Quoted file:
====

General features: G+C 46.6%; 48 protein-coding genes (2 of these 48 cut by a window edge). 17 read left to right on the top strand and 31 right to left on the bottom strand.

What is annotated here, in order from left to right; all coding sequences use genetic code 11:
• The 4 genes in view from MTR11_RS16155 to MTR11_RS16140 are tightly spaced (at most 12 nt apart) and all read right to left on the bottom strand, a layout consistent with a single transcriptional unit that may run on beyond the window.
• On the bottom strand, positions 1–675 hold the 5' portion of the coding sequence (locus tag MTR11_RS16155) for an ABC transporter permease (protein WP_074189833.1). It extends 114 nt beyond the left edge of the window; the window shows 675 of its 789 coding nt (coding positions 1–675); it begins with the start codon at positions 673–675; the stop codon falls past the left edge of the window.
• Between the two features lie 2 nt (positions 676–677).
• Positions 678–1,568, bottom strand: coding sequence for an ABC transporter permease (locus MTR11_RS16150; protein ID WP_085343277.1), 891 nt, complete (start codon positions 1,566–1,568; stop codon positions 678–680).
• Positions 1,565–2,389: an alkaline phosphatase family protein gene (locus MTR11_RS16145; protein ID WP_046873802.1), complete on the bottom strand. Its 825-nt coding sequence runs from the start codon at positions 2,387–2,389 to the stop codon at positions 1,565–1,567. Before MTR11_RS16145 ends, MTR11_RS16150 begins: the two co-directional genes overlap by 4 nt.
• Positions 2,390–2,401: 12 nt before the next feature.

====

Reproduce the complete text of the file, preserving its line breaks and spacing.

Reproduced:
General features: G+C 46.6%; 48 protein-coding genes (2 of these 48 cut by a window edge). 17 read left to right on the top strand and 31 right to left on the bottom strand.

What is annotated here, in order from left to right; all coding sequences use genetic code 11:
• The 4 genes in view from MTR11_RS16155 to MTR11_RS16140 are tightly spaced (at most 12 nt apart) and all read right to left on the bottom strand, a layout consistent with a single transcriptional unit that may run on beyond the window.
• On the bottom strand, positions 1–675 hold the 5' portion of the coding sequence (locus tag MTR11_RS16155) for an ABC transporter permease (protein WP_074189833.1). It extends 114 nt beyond the left edge of the window; the window shows 675 of its 789 coding nt (coding positions 1–675); it begins with the start codon at positions 673–675; the stop codon falls past the left edge of the window.
• Between the two features lie 2 nt (positions 676–677).
• Positions 678–1,568, bottom strand: coding sequence for an ABC transporter permease (locus MTR11_RS16150; protein ID WP_085343277.1), 891 nt, complete (start codon positions 1,566–1,568; stop codon positions 678–680).
• Positions 1,565–2,389: an alkaline phosphatase family protein gene (locus MTR11_RS16145; protein ID WP_046873802.1), complete on the bottom strand. Its 825-nt coding sequence runs from the start codon at positions 2,387–2,389 to the stop codon at positions 1,565–1,567. Before MTR11_RS16145 ends, MTR11_RS16150 begins: the two co-directional genes overlap by 4 nt.
• Positions 2,390–2,401: 12 nt before the next feature.